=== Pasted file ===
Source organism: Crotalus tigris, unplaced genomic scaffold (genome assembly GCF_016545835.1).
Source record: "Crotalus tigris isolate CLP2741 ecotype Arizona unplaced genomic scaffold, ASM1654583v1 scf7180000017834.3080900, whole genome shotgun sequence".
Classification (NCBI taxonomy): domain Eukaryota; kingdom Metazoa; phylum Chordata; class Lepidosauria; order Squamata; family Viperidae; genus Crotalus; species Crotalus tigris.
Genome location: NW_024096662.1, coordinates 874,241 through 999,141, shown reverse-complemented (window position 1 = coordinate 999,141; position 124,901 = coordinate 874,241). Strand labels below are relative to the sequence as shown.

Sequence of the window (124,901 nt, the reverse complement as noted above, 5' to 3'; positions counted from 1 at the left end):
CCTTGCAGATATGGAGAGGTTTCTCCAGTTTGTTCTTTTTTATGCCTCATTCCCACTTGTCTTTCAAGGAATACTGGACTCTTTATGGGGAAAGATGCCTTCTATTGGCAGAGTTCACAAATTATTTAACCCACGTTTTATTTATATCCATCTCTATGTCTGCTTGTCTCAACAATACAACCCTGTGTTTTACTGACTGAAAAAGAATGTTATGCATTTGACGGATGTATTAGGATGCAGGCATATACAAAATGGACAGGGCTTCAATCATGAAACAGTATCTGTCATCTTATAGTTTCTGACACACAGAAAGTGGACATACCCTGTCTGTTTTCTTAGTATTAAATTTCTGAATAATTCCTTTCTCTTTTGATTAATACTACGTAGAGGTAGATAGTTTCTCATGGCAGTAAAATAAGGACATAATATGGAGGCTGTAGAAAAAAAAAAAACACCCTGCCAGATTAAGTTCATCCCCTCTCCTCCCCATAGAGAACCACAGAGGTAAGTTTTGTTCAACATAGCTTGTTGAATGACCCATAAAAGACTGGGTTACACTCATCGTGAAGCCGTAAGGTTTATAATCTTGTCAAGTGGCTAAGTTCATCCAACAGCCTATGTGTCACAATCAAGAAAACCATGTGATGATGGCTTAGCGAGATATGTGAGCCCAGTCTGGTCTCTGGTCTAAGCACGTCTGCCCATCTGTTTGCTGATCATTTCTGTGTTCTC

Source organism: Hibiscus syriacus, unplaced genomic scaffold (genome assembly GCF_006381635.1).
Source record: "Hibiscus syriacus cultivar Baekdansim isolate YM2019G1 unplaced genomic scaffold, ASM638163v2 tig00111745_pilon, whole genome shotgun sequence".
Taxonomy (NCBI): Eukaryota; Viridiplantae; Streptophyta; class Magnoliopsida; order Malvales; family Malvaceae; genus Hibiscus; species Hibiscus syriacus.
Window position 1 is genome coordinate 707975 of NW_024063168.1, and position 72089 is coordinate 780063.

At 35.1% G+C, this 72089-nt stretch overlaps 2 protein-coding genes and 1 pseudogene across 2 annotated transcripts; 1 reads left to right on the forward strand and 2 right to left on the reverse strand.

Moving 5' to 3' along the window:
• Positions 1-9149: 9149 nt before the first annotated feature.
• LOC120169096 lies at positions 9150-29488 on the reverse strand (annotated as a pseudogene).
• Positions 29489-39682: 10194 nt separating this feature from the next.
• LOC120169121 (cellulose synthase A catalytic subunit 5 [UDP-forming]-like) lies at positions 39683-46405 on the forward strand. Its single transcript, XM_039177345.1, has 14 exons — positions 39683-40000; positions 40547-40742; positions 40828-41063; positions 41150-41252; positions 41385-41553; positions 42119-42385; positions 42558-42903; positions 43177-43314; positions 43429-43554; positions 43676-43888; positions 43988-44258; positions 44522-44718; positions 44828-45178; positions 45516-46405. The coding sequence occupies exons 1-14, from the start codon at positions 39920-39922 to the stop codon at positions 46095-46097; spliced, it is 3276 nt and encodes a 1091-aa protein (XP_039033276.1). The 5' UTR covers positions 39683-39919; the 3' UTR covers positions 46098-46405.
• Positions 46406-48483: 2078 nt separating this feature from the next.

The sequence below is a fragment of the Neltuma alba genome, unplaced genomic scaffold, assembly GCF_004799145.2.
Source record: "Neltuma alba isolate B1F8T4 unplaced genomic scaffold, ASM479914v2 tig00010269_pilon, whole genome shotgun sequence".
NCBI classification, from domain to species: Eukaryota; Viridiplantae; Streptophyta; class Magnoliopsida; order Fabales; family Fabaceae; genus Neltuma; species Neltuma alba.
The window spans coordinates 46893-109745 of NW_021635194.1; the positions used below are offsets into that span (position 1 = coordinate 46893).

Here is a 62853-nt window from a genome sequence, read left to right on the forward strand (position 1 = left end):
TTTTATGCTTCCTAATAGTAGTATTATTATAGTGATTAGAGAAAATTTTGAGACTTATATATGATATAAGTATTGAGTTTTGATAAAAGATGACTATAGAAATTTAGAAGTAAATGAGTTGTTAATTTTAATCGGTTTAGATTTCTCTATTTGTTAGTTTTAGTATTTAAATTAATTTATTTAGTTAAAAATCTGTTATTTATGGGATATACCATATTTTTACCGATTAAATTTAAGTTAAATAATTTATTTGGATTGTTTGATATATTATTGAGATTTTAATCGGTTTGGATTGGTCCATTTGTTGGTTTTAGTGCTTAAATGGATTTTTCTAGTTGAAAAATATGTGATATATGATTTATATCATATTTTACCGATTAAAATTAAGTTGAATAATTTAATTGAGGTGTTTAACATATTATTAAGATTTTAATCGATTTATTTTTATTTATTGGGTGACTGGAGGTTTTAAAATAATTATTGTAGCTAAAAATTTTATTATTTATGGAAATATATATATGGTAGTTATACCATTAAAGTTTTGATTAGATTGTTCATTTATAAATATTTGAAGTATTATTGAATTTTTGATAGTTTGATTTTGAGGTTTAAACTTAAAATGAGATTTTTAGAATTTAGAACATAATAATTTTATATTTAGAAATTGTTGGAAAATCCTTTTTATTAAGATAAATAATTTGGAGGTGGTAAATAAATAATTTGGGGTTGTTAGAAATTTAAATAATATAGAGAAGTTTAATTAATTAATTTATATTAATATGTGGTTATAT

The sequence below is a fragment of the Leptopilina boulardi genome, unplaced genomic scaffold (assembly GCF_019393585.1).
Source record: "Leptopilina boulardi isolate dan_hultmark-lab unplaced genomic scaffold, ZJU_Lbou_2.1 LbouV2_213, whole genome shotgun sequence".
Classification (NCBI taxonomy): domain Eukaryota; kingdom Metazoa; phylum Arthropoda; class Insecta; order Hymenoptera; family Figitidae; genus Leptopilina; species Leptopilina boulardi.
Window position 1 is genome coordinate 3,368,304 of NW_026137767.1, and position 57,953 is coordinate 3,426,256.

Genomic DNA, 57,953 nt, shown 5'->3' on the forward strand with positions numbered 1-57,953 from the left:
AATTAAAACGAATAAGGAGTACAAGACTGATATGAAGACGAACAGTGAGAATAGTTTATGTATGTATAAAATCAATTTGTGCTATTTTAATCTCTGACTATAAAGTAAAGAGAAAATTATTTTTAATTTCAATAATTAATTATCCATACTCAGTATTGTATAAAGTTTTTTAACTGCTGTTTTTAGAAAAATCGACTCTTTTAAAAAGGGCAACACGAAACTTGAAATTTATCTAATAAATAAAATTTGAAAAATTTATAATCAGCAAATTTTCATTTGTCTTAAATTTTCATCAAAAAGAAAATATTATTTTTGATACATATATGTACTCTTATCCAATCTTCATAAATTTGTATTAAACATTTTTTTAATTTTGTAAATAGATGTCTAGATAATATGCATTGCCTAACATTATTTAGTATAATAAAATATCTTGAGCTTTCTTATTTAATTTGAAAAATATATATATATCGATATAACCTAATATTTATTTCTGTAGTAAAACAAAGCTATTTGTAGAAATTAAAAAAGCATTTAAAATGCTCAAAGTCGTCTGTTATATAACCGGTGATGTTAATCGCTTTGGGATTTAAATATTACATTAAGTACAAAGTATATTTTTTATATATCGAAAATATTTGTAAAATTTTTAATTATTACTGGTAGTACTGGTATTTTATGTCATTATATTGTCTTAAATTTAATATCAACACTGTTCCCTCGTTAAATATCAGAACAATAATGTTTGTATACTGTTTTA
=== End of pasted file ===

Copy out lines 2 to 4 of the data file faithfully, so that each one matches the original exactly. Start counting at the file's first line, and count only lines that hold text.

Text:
Source record: "Crotalus tigris isolate CLP2741 ecotype Arizona unplaced genomic scaffold, ASM1654583v1 scf7180000017834.3080900, whole genome shotgun sequence".
Classification (NCBI taxonomy): domain Eukaryota; kingdom Metazoa; phylum Chordata; class Lepidosauria; order Squamata; family Viperidae; genus Crotalus; species Crotalus tigris.
Genome location: NW_024096662.1, coordinates 874,241 through 999,141, shown reverse-complemented (window position 1 = coordinate 999,141; position 124,901 = coordinate 874,241). Strand labels below are relative to the sequence as shown.